A plaque remaining from the Big Apple Night Club at West 135th Street and Seventh Avenue in Harlem.

Above, a 1934 plaque from the Big Apple Night Club at West 135th Street and Seventh Avenue in Harlem. Discarded as trash in 2006.

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Entry from December 12, 2004
New York City Marathon
The New York Marathon (started in 1970) has grown into one of New York City's greatest sporting events. It's usually won by some runner from not from New York, but whatever.

http://www.ingnycmarathon.org/generalinfo/nyrr.html
New York Road Runners

Founded in 1958 with 47 members, New York Road Runners (NYRR) has grown into the world's foremost running organization, with a membership of 40,000. NYRR conducts more than 100 events each year, including races, classes, clinics, and lectures. In addition, the NYRR Foundation creates school-based running teams through Running Partners, a youth development program serving schools with few or no recreation programs.

Headquartered in a townhouse at 9 East 89th Street in Manhattan, NYRR is both a national and international athletic organization as well as a local clubhouse, with the mission of promoting the sport of running for health, recreation, and competition. NYRR membership supports this mission and provides numerous benefits, including discounts on merchandise, classes, and race fees (including the ING New York City Marathon), and a subscription to New York Runner, our quarterly magazine.

http://www.ingnycmarathon.org/generalinfo/history.html
History of the
New York City Marathon

The first New York City Marathon, in 1970, had 55 finishers and a total budget of $1,000. From this humble beginning, the race has grown to become a weeklong, worldwide celebration. On the guest list: 35,000 athletes, 12,000 volunteers, thousands of city employees, more than two million spectators lining the course, and tens of millions more television viewers around the globe, joined together by friendship, sport, and human potential.

In 1976, to celebrate the U.S. bicentennial, the marathon moved from the confines of Central Park to the streets of New York City's five boroughs: Staten Island, Brooklyn, Queens, the Bronx, and Manhattan. In the months leading up to the first five-borough race, nobody was exactly sure WHAT would happen. Even Frank Shorter, who had won the Olympic marathon gold medal in 1972 and the silver in '76, admitted he only showed up to see if the police could actually clear the streets. They did, and Shorter joined 2,089 others on a tour of New York City, eventually finishing second to Bill Rodgers.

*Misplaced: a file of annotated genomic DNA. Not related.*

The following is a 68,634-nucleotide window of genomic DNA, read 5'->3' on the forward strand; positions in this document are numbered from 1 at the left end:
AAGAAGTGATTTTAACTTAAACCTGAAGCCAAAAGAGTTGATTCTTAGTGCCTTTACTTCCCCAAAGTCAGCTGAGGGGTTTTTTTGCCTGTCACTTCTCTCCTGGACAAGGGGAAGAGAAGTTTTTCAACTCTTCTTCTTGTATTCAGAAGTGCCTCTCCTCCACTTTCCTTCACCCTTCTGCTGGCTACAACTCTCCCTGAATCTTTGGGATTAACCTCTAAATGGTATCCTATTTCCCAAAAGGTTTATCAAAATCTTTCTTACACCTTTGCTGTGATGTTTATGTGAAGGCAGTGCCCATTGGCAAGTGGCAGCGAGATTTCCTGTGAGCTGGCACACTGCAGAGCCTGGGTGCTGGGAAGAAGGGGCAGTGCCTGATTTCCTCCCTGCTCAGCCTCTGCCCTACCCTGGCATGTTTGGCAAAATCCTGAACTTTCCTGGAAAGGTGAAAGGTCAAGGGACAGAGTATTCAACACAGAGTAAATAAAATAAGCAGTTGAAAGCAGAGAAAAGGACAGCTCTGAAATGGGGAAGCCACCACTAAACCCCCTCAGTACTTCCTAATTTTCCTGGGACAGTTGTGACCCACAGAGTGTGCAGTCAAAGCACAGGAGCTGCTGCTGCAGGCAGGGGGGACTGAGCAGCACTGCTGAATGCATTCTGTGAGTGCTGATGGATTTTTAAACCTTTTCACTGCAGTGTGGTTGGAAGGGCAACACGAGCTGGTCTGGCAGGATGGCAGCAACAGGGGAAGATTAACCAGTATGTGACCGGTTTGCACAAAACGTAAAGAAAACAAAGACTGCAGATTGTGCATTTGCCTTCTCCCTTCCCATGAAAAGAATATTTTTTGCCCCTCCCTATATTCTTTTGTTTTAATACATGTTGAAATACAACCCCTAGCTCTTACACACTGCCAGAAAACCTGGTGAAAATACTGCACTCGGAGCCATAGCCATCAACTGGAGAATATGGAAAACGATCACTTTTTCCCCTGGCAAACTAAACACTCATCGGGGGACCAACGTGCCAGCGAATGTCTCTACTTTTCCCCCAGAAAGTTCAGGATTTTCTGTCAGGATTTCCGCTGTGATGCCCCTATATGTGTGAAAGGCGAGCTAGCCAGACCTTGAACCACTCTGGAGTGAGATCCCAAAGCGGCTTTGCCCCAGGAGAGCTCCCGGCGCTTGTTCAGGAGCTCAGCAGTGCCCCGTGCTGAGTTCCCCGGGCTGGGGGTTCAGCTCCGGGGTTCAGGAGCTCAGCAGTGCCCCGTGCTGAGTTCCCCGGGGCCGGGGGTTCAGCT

The field continued to grow in size and diversity. More than 9,000 entrants participated in Grete Waitz's world-record race in 1978, and nearly 27,000 crossed the finish line in 1995. In the few years since the race's first official wheelchair division in 2000, the ING New York City Marathon has grown to become one of the most competitive wheelchair marathons anywhere in the world. In 2001, less than two months after the September 11 terrorist attacks, the marathon became a race of hope and renewal for participants, spectators, and all New Yorkers, and patriotism ran high as the marathon hosted the men's and womens USA Marathon Championships.

13 September 1970, New York Times, pg. S25:
Husband-Wife Teams Entered
In Marathon Run Here Today

By AL HARVIN

Nearly 200 entrants were expected to show up in Central Park at 11 o'clock this morning for the running of the firswt New York Marathon.

Under the auspices of the New York City Department of Recreation and the Road Runners Club of New York, the marathon will be run ovcer a carefully laid out 26-mile-385=yard course in the park, beginning and ending at Tavern on the Green.

Since the race has been sanctioned by the Amateur Athletic Union, women are not allowed to compete officially. But Fred Lebow, one of the co-directors of the marathon, was not discouraging women from running in the race and he promised prizes for all finishers. Applications were still being accepted this morning at $1 an entry.

"We're giving out 10 watches, 35 beer mugs, and everyone who finishes will receive a commemorative medallion," said Lebow, an executive with Taylor Knits, who became interested in running two years ago when Mayor Lindsay closed the park to auto traffic and opened it to cyclists and joggers.

Posted by Barry Popik
Sports/Games • (0) Comments • Sunday, December 12, 2004 • Permalink